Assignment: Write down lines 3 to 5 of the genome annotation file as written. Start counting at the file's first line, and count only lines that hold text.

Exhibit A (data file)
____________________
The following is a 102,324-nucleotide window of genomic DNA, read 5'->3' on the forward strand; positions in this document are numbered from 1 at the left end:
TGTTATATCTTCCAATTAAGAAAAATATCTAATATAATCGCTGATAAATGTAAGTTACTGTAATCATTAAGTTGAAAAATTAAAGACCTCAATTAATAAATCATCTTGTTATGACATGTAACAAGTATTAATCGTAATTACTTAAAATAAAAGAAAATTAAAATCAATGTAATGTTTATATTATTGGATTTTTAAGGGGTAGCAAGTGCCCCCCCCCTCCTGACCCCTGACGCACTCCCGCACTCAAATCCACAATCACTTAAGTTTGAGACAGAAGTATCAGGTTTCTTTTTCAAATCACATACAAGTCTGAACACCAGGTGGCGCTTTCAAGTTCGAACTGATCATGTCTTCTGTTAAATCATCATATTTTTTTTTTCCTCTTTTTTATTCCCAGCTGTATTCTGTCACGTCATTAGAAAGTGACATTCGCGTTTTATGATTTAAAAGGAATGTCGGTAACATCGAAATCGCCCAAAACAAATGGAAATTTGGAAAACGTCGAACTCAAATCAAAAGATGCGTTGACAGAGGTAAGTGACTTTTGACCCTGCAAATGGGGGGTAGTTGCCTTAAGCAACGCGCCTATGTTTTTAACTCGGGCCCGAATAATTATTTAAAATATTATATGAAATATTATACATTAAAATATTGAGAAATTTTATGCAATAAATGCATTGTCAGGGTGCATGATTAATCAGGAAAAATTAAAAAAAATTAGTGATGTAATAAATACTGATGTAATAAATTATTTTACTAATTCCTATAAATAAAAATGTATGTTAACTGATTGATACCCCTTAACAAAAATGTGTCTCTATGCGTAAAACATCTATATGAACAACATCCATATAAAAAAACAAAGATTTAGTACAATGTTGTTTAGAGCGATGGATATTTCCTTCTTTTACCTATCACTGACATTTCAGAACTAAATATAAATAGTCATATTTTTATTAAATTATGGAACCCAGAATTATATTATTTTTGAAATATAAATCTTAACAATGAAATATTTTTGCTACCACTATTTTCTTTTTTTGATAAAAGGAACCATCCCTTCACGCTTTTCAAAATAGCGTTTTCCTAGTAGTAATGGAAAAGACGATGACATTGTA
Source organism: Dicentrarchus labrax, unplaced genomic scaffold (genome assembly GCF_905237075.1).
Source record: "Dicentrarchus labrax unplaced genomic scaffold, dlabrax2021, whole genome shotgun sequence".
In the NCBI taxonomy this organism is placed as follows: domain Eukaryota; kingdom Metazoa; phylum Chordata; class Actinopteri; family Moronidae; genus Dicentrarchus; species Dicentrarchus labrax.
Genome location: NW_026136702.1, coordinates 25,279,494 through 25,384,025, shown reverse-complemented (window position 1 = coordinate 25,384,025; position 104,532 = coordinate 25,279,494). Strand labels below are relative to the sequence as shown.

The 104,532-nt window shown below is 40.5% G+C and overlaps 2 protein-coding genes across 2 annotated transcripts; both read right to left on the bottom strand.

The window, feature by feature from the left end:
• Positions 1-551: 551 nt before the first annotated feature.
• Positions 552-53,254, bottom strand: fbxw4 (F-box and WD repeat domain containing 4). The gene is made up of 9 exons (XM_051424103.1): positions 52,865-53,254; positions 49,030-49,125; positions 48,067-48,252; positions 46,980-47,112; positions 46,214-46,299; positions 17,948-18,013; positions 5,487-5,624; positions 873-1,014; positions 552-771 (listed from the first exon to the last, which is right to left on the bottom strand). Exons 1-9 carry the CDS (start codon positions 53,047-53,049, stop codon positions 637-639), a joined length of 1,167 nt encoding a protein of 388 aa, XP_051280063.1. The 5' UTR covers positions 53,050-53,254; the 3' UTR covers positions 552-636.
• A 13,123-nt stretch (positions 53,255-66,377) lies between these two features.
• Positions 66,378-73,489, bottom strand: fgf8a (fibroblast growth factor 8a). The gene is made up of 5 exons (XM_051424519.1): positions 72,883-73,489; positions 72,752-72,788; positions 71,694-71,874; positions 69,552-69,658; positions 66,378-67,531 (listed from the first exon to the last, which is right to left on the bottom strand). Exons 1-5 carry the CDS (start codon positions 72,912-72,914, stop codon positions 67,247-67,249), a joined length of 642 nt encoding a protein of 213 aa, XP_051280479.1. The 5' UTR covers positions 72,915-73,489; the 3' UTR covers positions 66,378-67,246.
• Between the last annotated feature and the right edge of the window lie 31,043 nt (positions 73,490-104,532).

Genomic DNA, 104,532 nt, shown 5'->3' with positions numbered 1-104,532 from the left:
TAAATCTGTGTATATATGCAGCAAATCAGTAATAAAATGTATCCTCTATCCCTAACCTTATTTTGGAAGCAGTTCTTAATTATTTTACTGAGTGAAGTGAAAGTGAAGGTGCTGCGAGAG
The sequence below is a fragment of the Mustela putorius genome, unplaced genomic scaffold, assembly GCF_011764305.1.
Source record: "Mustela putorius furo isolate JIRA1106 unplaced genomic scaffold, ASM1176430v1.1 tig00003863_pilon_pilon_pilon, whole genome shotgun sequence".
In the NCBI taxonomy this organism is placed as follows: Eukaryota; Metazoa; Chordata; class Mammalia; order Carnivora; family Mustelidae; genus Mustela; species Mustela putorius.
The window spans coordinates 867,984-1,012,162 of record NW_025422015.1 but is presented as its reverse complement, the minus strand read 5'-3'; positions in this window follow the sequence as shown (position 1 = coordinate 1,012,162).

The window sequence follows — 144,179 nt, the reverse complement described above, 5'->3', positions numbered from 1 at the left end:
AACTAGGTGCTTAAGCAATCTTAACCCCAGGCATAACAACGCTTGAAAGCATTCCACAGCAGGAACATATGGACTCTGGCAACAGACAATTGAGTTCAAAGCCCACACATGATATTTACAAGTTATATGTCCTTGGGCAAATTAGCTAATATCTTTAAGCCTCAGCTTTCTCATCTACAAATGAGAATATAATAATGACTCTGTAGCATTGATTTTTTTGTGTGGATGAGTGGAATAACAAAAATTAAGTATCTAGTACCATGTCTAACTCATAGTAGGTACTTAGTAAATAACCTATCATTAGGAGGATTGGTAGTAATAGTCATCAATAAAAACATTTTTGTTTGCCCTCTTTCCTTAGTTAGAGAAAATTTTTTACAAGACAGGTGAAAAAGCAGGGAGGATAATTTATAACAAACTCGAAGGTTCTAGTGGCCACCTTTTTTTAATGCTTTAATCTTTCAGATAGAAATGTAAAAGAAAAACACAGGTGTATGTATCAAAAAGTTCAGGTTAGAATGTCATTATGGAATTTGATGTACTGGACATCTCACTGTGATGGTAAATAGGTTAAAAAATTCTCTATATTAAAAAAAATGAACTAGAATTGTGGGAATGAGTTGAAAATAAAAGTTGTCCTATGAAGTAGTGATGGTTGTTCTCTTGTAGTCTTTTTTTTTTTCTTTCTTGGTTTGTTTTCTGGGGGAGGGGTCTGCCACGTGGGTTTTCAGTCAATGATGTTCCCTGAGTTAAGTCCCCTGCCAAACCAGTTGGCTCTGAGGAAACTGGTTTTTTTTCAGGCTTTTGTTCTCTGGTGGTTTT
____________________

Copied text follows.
Source organism: Dicentrarchus labrax, unplaced genomic scaffold (genome assembly GCF_905237075.1).
Source record: "Dicentrarchus labrax unplaced genomic scaffold, dlabrax2021, whole genome shotgun sequence".
In the NCBI taxonomy this organism is placed as follows: domain Eukaryota; kingdom Metazoa; phylum Chordata; class Actinopteri; family Moronidae; genus Dicentrarchus; species Dicentrarchus labrax.